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Defence department justifies sale of Government jet for €418k

It would have cost €1.34 million to repair.

Secretary General of the Department of Defence Maurice Quinn.
Secretary General of the Department of Defence Maurice Quinn.

THE DECISION TO sell the Government jet to an American firm for €418,000 has been justified by the Defence Department.

At a Public Accounts Committee (PAC) hearing, Fine Gael TD Noel Rock asked Secretary General of the Department of Defence Maurice Quinn why the plane had sold for €418k despite being valued somewhere in the region of €750,000. It was bought in 1992 for €45 million.

Quinn said the buyer, which is based in Georgia, USA, claimed it would have paid over €800,000 if the jet was sold in a “serviceable state”. The Gulfstream IV needed “significant repairs” and Quinn said he was not authorised to order the work, which would have cost €1.34 million.

A report from the Auditor and Comptroller General (C&AG) referred to the sales procedure. It stated: “In early December 2014, the Department received a letter of intent through Gulfstream from a USA based company who offered to buy the aircraft for €836,000 on condition that it was brought back into a serviceable state.

“The Department declined this offer as the aircraft was for sale on an ‘as seen’ basis and it had no ministerial or Government sanction for any further expenditure on the aircraft. The company then offered €418,000 to purchase the aircraft ‘as seen’. This offer was accepted by the Department in January 2015.”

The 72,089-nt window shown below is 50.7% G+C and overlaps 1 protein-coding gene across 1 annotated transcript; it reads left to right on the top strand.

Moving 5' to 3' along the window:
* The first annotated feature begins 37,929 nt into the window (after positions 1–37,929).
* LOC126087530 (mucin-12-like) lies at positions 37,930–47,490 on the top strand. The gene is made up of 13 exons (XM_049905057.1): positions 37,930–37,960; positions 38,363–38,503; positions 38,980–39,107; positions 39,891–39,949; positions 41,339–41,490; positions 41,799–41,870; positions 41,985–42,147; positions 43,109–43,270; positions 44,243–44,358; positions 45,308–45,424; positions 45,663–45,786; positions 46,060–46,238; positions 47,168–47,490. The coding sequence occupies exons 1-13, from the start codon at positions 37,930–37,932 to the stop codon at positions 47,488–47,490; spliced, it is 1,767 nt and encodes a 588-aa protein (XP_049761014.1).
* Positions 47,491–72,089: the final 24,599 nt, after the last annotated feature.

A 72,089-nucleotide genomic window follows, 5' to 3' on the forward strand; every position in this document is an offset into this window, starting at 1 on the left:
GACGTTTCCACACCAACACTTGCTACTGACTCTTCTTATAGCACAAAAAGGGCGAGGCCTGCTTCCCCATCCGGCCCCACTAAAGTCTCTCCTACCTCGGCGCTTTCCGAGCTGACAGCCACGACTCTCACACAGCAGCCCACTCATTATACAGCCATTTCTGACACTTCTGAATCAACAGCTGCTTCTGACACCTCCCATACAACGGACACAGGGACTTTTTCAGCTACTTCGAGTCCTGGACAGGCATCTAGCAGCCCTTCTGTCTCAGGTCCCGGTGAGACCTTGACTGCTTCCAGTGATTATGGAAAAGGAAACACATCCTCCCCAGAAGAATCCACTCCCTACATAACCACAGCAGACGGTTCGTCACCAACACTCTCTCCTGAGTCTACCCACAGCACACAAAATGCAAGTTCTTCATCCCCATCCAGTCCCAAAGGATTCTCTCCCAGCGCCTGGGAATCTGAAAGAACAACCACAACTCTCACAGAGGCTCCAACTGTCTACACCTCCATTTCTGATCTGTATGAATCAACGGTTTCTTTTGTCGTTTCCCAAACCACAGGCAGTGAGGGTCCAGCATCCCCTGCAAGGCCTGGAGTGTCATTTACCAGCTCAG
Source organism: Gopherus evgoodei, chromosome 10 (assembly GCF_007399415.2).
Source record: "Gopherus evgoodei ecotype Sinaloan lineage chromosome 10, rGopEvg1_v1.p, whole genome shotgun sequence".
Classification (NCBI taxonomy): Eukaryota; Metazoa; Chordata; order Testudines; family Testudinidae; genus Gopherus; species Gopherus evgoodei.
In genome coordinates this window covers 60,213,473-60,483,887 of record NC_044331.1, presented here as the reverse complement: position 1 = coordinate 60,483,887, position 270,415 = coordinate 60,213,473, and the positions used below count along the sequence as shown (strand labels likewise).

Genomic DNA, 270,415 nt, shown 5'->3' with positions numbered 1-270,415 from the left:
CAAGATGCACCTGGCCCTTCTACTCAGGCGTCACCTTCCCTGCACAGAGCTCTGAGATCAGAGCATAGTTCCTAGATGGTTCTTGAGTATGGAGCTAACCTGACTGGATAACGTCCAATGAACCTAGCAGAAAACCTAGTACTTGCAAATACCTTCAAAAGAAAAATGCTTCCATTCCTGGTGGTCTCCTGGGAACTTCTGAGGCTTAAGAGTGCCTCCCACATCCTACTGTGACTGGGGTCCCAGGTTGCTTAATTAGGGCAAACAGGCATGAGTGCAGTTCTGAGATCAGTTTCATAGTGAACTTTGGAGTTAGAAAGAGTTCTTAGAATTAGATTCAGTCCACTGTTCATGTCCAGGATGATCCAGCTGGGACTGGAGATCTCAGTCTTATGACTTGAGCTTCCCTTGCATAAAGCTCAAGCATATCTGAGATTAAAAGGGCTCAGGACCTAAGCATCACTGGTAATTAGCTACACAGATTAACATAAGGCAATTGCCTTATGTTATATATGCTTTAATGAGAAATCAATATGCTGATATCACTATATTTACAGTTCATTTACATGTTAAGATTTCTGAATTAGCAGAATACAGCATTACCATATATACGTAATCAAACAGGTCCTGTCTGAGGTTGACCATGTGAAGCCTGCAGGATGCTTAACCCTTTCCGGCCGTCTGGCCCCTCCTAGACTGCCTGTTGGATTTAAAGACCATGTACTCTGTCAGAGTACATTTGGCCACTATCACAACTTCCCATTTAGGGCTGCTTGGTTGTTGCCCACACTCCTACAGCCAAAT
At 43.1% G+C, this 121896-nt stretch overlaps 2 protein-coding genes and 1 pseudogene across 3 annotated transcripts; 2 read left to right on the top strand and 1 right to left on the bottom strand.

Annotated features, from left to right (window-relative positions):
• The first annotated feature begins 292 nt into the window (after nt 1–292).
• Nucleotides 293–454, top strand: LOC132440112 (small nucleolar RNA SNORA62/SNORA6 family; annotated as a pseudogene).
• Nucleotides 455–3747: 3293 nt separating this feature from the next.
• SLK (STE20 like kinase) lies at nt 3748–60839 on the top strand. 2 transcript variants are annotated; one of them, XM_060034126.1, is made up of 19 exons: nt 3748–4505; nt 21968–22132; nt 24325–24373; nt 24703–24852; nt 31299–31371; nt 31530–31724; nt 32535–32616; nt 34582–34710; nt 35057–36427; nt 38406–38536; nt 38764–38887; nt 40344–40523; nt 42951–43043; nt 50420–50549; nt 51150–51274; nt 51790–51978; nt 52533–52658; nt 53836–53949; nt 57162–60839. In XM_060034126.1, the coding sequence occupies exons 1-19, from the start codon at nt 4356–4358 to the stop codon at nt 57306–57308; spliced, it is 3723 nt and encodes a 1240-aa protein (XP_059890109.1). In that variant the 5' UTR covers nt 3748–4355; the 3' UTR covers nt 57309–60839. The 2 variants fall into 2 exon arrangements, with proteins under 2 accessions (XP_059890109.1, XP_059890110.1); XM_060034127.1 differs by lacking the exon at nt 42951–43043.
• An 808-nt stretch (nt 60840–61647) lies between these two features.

Addressing the PAC, Quinn said he was ”satisfied with the value achieved in the sale of the aircraft” as repair costs would have been much higher than the original offer.

C&AG Séamus McCarthy said it was difficult to determine whether the department got the best value for the jet “due to the absence of a competitive sales process”.

“Disposal for salvage was considered to be the only viable option, given the estimated cost of €1.34m to repair to a serviceable condition, the absence of any guarantee of future serviceability even after incurring repair costs of €1.34m,” Quinn told the Public Accounts Committee.

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